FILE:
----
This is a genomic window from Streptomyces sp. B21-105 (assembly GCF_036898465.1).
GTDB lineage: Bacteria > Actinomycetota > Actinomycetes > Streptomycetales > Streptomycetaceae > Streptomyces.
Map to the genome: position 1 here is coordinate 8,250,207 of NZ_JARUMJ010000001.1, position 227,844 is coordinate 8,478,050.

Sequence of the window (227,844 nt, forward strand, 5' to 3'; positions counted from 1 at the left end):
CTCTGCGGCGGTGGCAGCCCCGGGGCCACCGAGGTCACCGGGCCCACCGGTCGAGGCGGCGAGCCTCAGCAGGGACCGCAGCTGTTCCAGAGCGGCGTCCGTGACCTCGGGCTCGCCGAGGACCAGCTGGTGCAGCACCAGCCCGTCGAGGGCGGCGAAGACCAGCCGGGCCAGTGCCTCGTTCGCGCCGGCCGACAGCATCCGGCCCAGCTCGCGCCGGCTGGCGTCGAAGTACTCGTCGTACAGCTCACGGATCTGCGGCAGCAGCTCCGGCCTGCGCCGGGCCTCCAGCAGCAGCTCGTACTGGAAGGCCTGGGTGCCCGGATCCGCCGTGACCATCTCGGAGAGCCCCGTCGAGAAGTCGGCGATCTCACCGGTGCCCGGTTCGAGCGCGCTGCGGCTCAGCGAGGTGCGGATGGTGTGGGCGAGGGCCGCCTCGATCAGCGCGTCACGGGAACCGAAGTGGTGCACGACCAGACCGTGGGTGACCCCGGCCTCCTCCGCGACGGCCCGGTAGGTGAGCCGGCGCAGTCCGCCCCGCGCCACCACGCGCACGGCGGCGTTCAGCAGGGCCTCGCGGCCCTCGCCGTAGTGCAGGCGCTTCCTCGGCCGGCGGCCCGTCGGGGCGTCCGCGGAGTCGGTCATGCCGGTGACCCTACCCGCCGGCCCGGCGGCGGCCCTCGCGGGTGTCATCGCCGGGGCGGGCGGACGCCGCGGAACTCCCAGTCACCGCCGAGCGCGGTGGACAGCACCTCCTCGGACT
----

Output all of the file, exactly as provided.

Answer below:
This is a genomic window from Streptomyces sp. B21-105 (assembly GCF_036898465.1).
GTDB lineage: Bacteria > Actinomycetota > Actinomycetes > Streptomycetales > Streptomycetaceae > Streptomyces.
Map to the genome: position 1 here is coordinate 8,250,207 of NZ_JARUMJ010000001.1, position 227,844 is coordinate 8,478,050.

Sequence of the window (227,844 nt, forward strand, 5' to 3'; positions counted from 1 at the left end):
CTCTGCGGCGGTGGCAGCCCCGGGGCCACCGAGGTCACCGGGCCCACCGGTCGAGGCGGCGAGCCTCAGCAGGGACCGCAGCTGTTCCAGAGCGGCGTCCGTGACCTCGGGCTCGCCGAGGACCAGCTGGTGCAGCACCAGCCCGTCGAGGGCGGCGAAGACCAGCCGGGCCAGTGCCTCGTTCGCGCCGGCCGACAGCATCCGGCCCAGCTCGCGCCGGCTGGCGTCGAAGTACTCGTCGTACAGCTCACGGATCTGCGGCAGCAGCTCCGGCCTGCGCCGGGCCTCCAGCAGCAGCTCGTACTGGAAGGCCTGGGTGCCCGGATCCGCCGTGACCATCTCGGAGAGCCCCGTCGAGAAGTCGGCGATCTCACCGGTGCCCGGTTCGAGCGCGCTGCGGCTCAGCGAGGTGCGGATGGTGTGGGCGAGGGCCGCCTCGATCAGCGCGTCACGGGAACCGAAGTGGTGCACGACCAGACCGTGGGTGACCCCGGCCTCCTCCGCGACGGCCCGGTAGGTGAGCCGGCGCAGTCCGCCCCGCGCCACCACGCGCACGGCGGCGTTCAGCAGGGCCTCGCGGCCCTCGCCGTAGTGCAGGCGCTTCCTCGGCCGGCGGCCCGTCGGGGCGTCCGCGGAGTCGGTCATGCCGGTGACCCTACCCGCCGGCCCGGCGGCGGCCCTCGCGGGTGTCATCGCCGGGGCGGGCGGACGCCGCGGAACTCCCAGTCACCGCCGAGCGCGGTGGACAGCACCTCCTCGGACT